Back in February, the BBC News website published a story about a Sudanese man who had been obliged to "marry" a goat after being discovered having what can probably best be described as improper relations with the beast.
This undeniably quirky tale was confirmed for us by the editor of a local newspaper which had carried the report. The editor is a trusted BBC stringer.
The story attracted much interest and amusement at the time, but was soon consigned to the archive.
However, last week there were some bizarre developments. That goat report was consistently showing up in our "live stats" box as the most widely e-mailed story on the site.
The story was even picked up (as if new) by the soaraway Sun.
It had not been re-published, re-written or revised. So how is it that upwards of 100,000 people a day were passing it on to their friends and acquaintances?
Or could it be that some crazed animal lover has been repeatedly hitting the site with fake requests?
We put our senior software engineer Gareth Owen on the case. His verdict is unequivocal. The demand was genuine.
During a single morning, the goat story was e-mailed by readers in Australia, France, Sweden, the US, Luxembourg, India, Malaysia, Tanzania, Estonia and many other countries.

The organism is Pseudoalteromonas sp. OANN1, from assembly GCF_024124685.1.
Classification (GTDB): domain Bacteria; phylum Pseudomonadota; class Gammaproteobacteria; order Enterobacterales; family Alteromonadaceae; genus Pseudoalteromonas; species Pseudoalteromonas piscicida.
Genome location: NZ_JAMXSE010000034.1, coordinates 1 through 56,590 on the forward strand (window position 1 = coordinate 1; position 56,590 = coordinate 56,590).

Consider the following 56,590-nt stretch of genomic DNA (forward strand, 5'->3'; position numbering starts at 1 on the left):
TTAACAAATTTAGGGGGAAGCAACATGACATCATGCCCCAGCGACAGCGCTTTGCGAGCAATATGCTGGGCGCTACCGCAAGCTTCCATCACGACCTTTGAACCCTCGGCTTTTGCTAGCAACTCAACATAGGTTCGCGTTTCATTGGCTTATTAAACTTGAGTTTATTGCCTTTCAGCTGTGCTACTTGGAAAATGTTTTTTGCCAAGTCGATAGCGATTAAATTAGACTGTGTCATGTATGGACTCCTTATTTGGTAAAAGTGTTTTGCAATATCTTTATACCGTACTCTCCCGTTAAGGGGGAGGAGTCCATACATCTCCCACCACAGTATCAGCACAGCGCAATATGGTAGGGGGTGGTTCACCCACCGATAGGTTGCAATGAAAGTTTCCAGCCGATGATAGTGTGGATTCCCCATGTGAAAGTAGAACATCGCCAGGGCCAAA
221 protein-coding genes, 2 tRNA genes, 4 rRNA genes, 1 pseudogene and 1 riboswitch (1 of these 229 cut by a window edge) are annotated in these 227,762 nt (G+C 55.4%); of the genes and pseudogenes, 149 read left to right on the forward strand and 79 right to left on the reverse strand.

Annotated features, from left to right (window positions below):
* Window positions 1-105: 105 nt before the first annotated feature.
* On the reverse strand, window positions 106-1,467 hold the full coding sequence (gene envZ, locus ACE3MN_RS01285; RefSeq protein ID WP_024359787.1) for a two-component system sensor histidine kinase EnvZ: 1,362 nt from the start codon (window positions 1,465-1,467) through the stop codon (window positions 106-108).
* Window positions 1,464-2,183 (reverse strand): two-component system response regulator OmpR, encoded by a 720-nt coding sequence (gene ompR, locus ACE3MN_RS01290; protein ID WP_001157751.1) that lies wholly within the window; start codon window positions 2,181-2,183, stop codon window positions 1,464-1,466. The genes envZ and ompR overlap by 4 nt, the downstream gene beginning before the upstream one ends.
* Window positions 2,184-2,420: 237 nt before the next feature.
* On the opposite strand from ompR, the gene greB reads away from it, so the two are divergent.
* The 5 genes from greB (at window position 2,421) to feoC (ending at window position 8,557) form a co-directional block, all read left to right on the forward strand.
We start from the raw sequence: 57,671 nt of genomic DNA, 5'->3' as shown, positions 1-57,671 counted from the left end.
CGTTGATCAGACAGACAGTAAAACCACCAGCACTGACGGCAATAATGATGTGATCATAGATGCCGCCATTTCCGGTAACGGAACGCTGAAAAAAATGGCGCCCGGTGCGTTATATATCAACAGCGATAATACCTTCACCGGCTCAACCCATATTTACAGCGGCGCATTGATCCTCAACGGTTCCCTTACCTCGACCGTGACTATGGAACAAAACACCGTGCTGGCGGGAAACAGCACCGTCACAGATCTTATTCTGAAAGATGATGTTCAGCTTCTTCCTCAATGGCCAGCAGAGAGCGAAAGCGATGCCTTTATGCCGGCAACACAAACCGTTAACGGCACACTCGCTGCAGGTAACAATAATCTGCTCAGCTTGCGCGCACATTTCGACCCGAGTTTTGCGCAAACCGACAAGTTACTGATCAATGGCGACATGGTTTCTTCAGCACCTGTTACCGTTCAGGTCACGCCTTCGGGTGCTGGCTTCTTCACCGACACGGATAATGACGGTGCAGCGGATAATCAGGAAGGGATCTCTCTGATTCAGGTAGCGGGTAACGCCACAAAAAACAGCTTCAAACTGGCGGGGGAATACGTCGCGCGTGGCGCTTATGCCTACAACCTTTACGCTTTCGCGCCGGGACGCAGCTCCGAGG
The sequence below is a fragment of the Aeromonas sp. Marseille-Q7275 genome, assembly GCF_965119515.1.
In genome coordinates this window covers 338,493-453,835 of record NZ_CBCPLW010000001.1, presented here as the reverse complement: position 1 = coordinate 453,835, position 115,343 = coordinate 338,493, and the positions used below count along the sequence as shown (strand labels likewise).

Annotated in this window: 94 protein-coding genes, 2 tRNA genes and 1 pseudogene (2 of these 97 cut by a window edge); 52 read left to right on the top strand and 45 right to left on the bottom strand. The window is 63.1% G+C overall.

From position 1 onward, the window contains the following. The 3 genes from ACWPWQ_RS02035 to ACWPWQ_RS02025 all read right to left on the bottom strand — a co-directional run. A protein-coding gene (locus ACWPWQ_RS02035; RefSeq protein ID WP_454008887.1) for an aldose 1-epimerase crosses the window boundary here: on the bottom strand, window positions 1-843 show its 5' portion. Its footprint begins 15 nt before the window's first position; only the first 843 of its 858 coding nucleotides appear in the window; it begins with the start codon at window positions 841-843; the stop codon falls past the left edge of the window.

Do a search on Google for "goat and marry" – and the story is everywhere. It even gets a mention in Wedding Ideas magazine.
It seems to be a fine example of the viral nature of the web. A story is picked up and passed on to an ever growing circle of readers – a sort of chain letter in cyberspace.
Only now are there signs that the interest may be abating. For the moment at least, the story is no longer registering as one of the most popular on the website.
But the experience has inevitably raised questions about whether we should do a follow up. Should we perhaps find out if the relationship is still flourishing? And what about the kids?